Emergent Solar Energy, Affiliate of Purdue, Adds Micro-Grid to Crop Production Facility

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Emergent Solar Energy has completed a solar micro-grid system for the Corya System PCF crop production facility in Decatur County, Indiana. Solar panels are visible on the right side of this photo. The system will offset nearly 4,000 tonnes of carbon dioxide over its lifetime. (Photo provided by Jeremy Lipsinki / Emergent Solar Energy)

Emergent Solar Energy, located at the Purdue Research Park in West Lafayette, has created a solar micro-grid system near Greensburg, Indiana for the Corya System PCF plant production facility. It consists of a 65 kW ground mounted bifacial solar panel and 30 kW of energy storage with a natural gas and propane back-up generator. It also includes electric vehicle charging stations that will replace the farm’s gasoline vehicles over time and make greater use of clean energy production for their operation.

Jeremy Lipinski, managing partner of Emerging Solar Energy, said it was the company’s first design with multiple sources of power generation and energy storage.

“This micro-grid solution uses solar power and energy storage while being connected to the REMC, or Rural Electric Membership Corp., public grid,” Lipinski said. “It optimizes the farm’s energy use of the cheapest energy source at all times, thereby reducing energy costs and securing an increasing input.

This is the first addition to Corya System’s renewable energy portfolio. Adding solar power with energy storage was the first step in the company’s long-term vision to reduce its carbon footprint and use clean energy to power its operations. P. David Corya, General Manager of the Corya System, decided to implement solar power options for several economic and sustainability reasons.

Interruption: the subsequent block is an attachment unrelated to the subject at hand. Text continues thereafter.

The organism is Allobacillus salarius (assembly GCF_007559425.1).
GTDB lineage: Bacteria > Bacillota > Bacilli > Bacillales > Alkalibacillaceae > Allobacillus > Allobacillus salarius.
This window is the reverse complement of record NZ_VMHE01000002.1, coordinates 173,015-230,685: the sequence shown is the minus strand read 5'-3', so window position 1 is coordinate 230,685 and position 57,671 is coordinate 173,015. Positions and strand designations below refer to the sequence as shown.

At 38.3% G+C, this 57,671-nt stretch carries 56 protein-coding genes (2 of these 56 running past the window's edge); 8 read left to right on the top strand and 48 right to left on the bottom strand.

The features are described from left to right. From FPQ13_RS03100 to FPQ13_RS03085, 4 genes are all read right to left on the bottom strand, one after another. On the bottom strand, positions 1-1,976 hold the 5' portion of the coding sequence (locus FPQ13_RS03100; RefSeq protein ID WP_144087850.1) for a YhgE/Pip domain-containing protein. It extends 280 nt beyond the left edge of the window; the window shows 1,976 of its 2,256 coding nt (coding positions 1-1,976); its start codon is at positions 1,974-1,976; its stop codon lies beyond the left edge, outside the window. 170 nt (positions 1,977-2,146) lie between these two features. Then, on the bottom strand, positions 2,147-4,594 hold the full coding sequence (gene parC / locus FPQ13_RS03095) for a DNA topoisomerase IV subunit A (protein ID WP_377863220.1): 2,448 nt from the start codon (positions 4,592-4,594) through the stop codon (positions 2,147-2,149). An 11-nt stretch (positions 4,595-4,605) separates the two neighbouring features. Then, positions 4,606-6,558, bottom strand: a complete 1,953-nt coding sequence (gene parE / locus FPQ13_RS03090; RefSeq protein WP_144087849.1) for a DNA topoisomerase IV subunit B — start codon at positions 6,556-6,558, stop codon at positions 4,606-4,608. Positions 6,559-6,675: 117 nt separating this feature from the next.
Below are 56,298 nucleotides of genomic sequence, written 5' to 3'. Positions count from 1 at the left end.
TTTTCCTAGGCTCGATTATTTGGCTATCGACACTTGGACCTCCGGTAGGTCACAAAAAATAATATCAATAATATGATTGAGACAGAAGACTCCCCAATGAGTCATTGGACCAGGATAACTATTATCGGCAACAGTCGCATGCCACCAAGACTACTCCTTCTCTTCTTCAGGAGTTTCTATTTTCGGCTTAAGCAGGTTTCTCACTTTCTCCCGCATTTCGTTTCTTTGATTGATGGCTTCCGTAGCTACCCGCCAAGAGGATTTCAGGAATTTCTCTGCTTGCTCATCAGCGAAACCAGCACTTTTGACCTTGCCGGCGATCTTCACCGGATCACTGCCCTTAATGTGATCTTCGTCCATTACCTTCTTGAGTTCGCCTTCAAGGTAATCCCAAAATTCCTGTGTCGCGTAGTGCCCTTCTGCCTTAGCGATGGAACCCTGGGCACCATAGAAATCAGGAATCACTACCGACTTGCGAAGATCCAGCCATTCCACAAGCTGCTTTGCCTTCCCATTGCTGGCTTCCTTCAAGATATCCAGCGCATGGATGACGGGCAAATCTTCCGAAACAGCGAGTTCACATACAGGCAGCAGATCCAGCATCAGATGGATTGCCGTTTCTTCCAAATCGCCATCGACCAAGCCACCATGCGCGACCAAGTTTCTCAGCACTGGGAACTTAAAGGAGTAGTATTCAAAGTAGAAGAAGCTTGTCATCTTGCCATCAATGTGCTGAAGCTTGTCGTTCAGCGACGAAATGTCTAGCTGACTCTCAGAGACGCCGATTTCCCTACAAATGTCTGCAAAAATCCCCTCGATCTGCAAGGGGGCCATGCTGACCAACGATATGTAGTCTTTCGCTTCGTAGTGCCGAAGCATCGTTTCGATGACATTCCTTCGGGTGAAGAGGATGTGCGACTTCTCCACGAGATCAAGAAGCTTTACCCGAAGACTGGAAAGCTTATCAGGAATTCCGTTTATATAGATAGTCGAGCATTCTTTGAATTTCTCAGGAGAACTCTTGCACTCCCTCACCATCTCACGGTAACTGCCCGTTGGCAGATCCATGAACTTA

“From an economic point of view, the project compensates for traditional grid use and isolates our operation from rising energy prices, creating a significant and growing advantage in terms of production cost, while allowing savings. future through the conversion of an electric vehicle fleet, ”said Corya.

“From a sustainability perspective, we are committed to adopting stewardship practices that protect the air, soil, water and wildlife. We use the best technology available to manage our properties and use management practices that protect and conserve natural resources for the benefit of future generations.

Lipinski said the application of solar power and on-farm energy storage makes sense when renewable energy can be sent to offset the most expensive demand and charge the battery bank at the lowest cost.

“We are at the tipping point of commercial energy storage here in Indiana, and as utility prices continue to rise, more solar storage will become a more viable solution for energy independence,” said Lipinski. “This project allows the Corya system to reduce the amount of energy it has to purchase from the utility and minimize its exposure to rising energy costs while continuing to integrate clean energy into their facilities.”

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Tags: agriculture, commercial, emerging solar energy, micro-grids
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